A Saab MSHORAD missile firing unit sits atop of an Oshkosh Joint Light Tactical Vehicle (Saab)

BELFAST — Swedish manufacturer Saab secured a new air defense order from Lithuania today, valued at $123 million and based on the company’s Mobile Short Range Air Defence (MSHORAD) solution.

Saab said in a statement that the order was placed within a framework agreement between itself, the Swedish Defence Materiel Administration (FMV) and the Lithuanian MoD. The package specifically covers mobile firing units, mobile radar units, a command and control (C2) system, a training package and the RBS 70 NG trainer.

Saab will equip MSHORAD firing units on to US firm Oshkosh Joint Light Tactical Vehicles (JLTV) prior to customer deliveries, scheduled to take place between 2025 and 2027.

“MSHORAD is designed to ensure the protection of certain facilities, areas and critical infrastructure,” said Laurynas Kasčiūnas, Lithuania’s Minister of National Defence. “The advantage of this system is mobility, so it is an extremely necessary system that will significantly strengthen the capabilities of the Lithuanian Armed Forces. We are currently using the older generation RBS 70 air defence system and Bolide missiles.”

Saab added that the MSHORAD system is made up of a mobile radar unit based on the Giraffe 1X radar, a mobile unit evolved from the RBS 70 NG short range air defense system, both of which are connected to the company’s Ground Based Air Defence (GBAD) C2 solution.

Speaking at a Politico event today on the sidelines of the NATO summit in Washington, DC, Kasčiūnas pointed to air defense as one “big capability gap” the eastern NATO nations have, one that must be shored up to deter Moscow.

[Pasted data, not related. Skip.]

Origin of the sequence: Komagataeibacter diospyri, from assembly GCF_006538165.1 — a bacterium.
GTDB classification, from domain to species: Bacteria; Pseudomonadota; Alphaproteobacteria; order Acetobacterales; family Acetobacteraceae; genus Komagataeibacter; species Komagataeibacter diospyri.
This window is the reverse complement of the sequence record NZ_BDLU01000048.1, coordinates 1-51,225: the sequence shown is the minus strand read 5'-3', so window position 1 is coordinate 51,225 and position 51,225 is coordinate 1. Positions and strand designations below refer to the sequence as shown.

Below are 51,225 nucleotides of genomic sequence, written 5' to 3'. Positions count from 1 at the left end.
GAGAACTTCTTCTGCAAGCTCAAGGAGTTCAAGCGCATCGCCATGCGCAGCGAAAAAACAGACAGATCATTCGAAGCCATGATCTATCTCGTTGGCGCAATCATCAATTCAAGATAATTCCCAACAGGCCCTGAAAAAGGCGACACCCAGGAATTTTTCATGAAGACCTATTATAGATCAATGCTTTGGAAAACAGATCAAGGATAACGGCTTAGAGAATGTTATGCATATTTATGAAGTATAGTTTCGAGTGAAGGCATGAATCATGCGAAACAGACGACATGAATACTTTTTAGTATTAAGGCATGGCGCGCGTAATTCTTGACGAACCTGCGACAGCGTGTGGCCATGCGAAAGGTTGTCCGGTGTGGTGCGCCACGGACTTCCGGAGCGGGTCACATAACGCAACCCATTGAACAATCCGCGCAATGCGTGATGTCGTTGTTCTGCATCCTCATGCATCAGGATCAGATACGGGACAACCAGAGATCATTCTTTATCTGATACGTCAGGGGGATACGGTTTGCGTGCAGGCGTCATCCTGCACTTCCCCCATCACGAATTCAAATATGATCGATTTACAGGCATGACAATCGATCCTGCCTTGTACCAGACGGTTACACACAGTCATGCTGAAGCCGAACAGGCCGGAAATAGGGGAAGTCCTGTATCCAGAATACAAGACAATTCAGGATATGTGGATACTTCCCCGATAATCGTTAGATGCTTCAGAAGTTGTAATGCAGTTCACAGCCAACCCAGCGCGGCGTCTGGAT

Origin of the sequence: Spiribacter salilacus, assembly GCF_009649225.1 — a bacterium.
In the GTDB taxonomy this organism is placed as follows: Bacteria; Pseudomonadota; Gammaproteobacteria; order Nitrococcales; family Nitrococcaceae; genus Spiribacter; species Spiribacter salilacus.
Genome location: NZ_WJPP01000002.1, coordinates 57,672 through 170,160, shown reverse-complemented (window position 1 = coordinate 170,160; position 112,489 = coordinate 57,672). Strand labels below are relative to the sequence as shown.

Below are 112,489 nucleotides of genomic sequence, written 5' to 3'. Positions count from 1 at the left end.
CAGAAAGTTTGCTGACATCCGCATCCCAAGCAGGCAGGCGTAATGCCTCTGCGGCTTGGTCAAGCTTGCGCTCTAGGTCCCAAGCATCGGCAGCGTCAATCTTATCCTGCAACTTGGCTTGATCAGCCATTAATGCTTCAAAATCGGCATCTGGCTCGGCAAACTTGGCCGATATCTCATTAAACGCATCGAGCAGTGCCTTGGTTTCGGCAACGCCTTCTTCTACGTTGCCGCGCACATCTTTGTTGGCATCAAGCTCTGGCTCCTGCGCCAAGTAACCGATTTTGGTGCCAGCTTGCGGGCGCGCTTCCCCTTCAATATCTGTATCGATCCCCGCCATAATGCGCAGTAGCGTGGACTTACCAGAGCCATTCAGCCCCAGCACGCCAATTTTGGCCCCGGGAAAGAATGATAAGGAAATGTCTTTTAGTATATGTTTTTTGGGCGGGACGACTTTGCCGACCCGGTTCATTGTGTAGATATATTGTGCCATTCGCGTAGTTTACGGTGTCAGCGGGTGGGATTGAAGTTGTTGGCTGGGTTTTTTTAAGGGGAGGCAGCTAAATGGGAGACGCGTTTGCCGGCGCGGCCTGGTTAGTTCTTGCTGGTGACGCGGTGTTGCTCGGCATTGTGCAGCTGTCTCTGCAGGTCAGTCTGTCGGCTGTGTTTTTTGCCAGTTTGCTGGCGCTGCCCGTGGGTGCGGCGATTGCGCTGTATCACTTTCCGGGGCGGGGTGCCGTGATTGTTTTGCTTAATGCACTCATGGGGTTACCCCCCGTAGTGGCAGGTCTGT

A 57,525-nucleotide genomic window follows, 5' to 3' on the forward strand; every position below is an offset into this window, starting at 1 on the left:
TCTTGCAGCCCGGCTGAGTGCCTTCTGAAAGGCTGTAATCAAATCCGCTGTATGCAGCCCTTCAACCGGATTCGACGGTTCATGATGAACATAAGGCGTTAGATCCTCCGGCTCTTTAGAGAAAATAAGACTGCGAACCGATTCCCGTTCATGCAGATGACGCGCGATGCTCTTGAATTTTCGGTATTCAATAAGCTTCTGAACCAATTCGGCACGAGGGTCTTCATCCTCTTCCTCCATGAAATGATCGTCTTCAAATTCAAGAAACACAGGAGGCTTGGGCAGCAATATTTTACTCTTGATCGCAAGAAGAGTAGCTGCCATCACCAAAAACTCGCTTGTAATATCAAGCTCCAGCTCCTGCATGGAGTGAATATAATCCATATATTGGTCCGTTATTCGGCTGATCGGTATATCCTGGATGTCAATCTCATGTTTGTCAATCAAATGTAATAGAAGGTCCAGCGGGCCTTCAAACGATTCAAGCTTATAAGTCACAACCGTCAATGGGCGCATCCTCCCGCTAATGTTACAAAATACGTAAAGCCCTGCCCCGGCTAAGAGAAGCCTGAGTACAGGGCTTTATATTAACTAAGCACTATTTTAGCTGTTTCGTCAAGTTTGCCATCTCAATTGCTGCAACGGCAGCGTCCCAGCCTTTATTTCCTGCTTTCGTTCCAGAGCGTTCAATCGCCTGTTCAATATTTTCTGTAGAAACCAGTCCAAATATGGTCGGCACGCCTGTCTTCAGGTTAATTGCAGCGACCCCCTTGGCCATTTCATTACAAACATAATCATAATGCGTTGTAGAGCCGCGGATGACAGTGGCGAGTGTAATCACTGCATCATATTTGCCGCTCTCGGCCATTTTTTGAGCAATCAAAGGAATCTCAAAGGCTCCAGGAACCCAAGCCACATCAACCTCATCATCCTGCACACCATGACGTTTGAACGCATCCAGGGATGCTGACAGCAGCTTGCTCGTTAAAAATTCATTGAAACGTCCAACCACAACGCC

“One of the tasks for me, I would like to create a Lithuanian hedgehog,” he said, “which could be so strong [that it would be] uncomfortable for bigger Russia to swallow.”

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Investment in new air defense systems by Lithuania has accelerated significantly since Russia invaded Ukraine. Vilnius struck a €200 million ($216 million) deal with Norway’s Kongsberg in December 2023 to acquire additional National Advanced Surface-to-Air Missile Systems (NASAMS).

In a June post on X (formerly Twitter) the Lithuanian MoD shared that based on new approval of an additional €136 million, its defense budget amounts to a “record” €2.3 billion ($2.5 billion), equivalent to over 3 percent GDP. At that time it also noted that the new funding would be put toward air defense systems and new infantry fighting vehicles (IFV).

Earlier this month, Kasčiūnas told local reporters that an acquisition of tracked IFV’s will go ahead, pending conclusion of an analysis and negotiation phase, and in support of a plan to form Lithuania’s first-ever tank battalion, according to a report from Lithuanian National Television and Radio (LRT). Lithuania’s State Defence Council has already approved an order for German made Leopard 2 main battle tanks.

“It is very important to have tracked IFVs. Depending on the budget possibilities, either one battalion or two battalions” will be acquired, Kasčiūnas is quoted as saying by LRT.

Lithuania completed the first phase of its 2016 IFV Boxer program, valued at €670 million in January, after announcing it had taken delivery of 89 production standard wheeled vehicles and two prototypes.